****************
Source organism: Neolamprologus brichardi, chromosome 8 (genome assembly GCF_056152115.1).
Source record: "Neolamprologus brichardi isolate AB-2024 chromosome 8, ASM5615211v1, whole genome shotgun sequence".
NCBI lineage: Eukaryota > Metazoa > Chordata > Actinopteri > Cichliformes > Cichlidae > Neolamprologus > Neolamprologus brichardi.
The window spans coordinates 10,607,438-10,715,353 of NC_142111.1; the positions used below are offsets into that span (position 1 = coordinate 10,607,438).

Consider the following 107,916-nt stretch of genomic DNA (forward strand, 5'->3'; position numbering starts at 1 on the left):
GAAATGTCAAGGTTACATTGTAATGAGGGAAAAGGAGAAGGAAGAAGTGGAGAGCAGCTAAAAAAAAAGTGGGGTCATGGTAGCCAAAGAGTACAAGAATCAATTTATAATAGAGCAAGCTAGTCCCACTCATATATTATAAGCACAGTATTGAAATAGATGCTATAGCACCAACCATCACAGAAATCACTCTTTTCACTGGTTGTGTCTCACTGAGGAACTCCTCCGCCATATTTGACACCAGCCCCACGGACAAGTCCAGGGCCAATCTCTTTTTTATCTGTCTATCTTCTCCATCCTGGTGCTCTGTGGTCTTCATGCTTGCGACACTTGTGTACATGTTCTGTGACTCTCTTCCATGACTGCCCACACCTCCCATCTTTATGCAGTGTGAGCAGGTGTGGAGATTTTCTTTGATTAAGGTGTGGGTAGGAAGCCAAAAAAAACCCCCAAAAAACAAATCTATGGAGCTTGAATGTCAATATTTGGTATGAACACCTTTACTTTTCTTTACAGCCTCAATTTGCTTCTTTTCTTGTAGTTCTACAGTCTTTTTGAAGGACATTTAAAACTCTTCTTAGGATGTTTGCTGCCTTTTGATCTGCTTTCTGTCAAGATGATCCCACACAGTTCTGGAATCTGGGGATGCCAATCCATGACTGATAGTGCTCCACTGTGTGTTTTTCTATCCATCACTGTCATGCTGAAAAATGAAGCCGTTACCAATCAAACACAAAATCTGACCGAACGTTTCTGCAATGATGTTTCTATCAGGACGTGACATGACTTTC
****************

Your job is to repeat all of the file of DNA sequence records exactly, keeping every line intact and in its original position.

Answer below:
Source organism: Neolamprologus brichardi, chromosome 8 (genome assembly GCF_056152115.1).
Source record: "Neolamprologus brichardi isolate AB-2024 chromosome 8, ASM5615211v1, whole genome shotgun sequence".
NCBI lineage: Eukaryota > Metazoa > Chordata > Actinopteri > Cichliformes > Cichlidae > Neolamprologus > Neolamprologus brichardi.
The window spans coordinates 10,607,438-10,715,353 of NC_142111.1; the positions used below are offsets into that span (position 1 = coordinate 10,607,438).

Consider the following 107,916-nt stretch of genomic DNA (forward strand, 5'->3'; position numbering starts at 1 on the left):
GAAATGTCAAGGTTACATTGTAATGAGGGAAAAGGAGAAGGAAGAAGTGGAGAGCAGCTAAAAAAAAAGTGGGGTCATGGTAGCCAAAGAGTACAAGAATCAATTTATAATAGAGCAAGCTAGTCCCACTCATATATTATAAGCACAGTATTGAAATAGATGCTATAGCACCAACCATCACAGAAATCACTCTTTTCACTGGTTGTGTCTCACTGAGGAACTCCTCCGCCATATTTGACACCAGCCCCACGGACAAGTCCAGGGCCAATCTCTTTTTTATCTGTCTATCTTCTCCATCCTGGTGCTCTGTGGTCTTCATGCTTGCGACACTTGTGTACATGTTCTGTGACTCTCTTCCATGACTGCCCACACCTCCCATCTTTATGCAGTGTGAGCAGGTGTGGAGATTTTCTTTGATTAAGGTGTGGGTAGGAAGCCAAAAAAAACCCCCAAAAAACAAATCTATGGAGCTTGAATGTCAATATTTGGTATGAACACCTTTACTTTTCTTTACAGCCTCAATTTGCTTCTTTTCTTGTAGTTCTACAGTCTTTTTGAAGGACATTTAAAACTCTTCTTAGGATGTTTGCTGCCTTTTGATCTGCTTTCTGTCAAGATGATCCCACACAGTTCTGGAATCTGGGGATGCCAATCCATGACTGATAGTGCTCCACTGTGTGTTTTTCTATCCATCACTGTCATGCTGAAAAATGAAGCCGTTACCAATCAAACACAAAATCTGACCGAACGTTTCTGCAATGATGTTTCTATCAGGACGTGACATGACTTTC